According to Earle, both Rawls and Habermas offer the “translation proviso” as a means to overcome this problem. For Rawls, religion can enter public debate, but religion per se does not provide the kind of reasons that can be accepted across the broad audiences engaged in such debate. Religious arguers must, “over time,” produce “a public translation” that will lay out their claims in terms accessible to all (139). Earle draws on the example of Jeffrey Ringer’s student who linked his religious convictions to “the democratic principle of free will” (139).

For Habermas, Earle contends, this version of the proviso means that religious arguers often may find the need for their positions to be “watered down”: was the student forced to “background his core beliefs in order to satisfy an audience or assignment requirements” (139)? If so, translation burdens religious arguers more than non-religious ones.

Earle writes that Habermas tackles this limitation of translation, first, by adding “an institutional filter” that would require public translation only in specific public settings like “courts, legislative bodies, and the discourse of elected officials and candidates” (1140). Earle claims that for Habermas, this adjustment allows religion to work as a moral force in the larger public while being converted to what Habermas called “generally acceptable language” in formal policy-making environments (qtd. in Earle 141). Working with this distinction can encourage students to distinguish between claims based on doctrinaire religious authority and those appealing to a broader “moral insight” (142).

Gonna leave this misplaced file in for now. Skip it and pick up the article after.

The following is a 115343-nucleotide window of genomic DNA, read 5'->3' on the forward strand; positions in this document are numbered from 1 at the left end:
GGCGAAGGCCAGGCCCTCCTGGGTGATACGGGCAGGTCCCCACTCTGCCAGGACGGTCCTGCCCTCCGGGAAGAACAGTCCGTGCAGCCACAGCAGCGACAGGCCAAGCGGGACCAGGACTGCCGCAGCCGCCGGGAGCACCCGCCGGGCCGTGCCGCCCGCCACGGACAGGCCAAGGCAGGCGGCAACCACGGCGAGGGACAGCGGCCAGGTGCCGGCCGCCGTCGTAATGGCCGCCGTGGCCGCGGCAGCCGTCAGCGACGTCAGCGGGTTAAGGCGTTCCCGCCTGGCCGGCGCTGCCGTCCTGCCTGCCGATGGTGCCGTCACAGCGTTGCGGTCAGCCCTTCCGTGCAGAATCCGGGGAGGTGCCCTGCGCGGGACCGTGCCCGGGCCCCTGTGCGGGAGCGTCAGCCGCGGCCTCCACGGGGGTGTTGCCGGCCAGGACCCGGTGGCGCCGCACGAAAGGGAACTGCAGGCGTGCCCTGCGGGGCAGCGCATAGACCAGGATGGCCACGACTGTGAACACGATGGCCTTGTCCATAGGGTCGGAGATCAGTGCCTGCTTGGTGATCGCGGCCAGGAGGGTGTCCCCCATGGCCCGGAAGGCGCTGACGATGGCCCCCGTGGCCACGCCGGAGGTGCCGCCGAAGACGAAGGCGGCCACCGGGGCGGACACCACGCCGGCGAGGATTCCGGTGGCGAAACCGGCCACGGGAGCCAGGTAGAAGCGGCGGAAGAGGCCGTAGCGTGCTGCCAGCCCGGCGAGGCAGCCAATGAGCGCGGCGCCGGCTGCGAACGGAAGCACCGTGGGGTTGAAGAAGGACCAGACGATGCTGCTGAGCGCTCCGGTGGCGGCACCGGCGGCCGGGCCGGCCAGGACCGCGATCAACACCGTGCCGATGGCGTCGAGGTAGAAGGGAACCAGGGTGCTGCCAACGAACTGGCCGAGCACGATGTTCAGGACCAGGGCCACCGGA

Earle recommends setting this process in motion by encouraging students to write for many different audiences, assessing how reasons may need to be translated for different contexts and genres (142-43). Still, he contends, excluding religious claims from formal decision-making contexts may cause religious students to be constrained in ways that non-religious students are not (143). As an approach to addressing this problem, Earle presents Habermas’s depiction of translation as “a cooperative task” (144). In this view, a process of “reciprocal-perspective taking” in which respondents “listen to each other, reflect upon the limits of faith and reason, and [are] willing to modify their proposals and commitments” can result in more equitable exchanges across divisions (144).

Earle cites the critique of Maeve Cooke that generating broadly accessible reasons, even through reciprocity, may prevent students from accepting reasons that do not match “what sounds familiar” or is “compatible with what they already know” (145). Reasons that embody difference, Earle notes, may often be those of “less powerful groups” (145). He posits that, responding to Habermas’s proviso, students working together to generate diverse claims may learn to hear a fuller range of voices. Instructors should especially help students locate “real opposing voices” rather than generating their arguments prior to engaging specific points of view (150; emphasis original).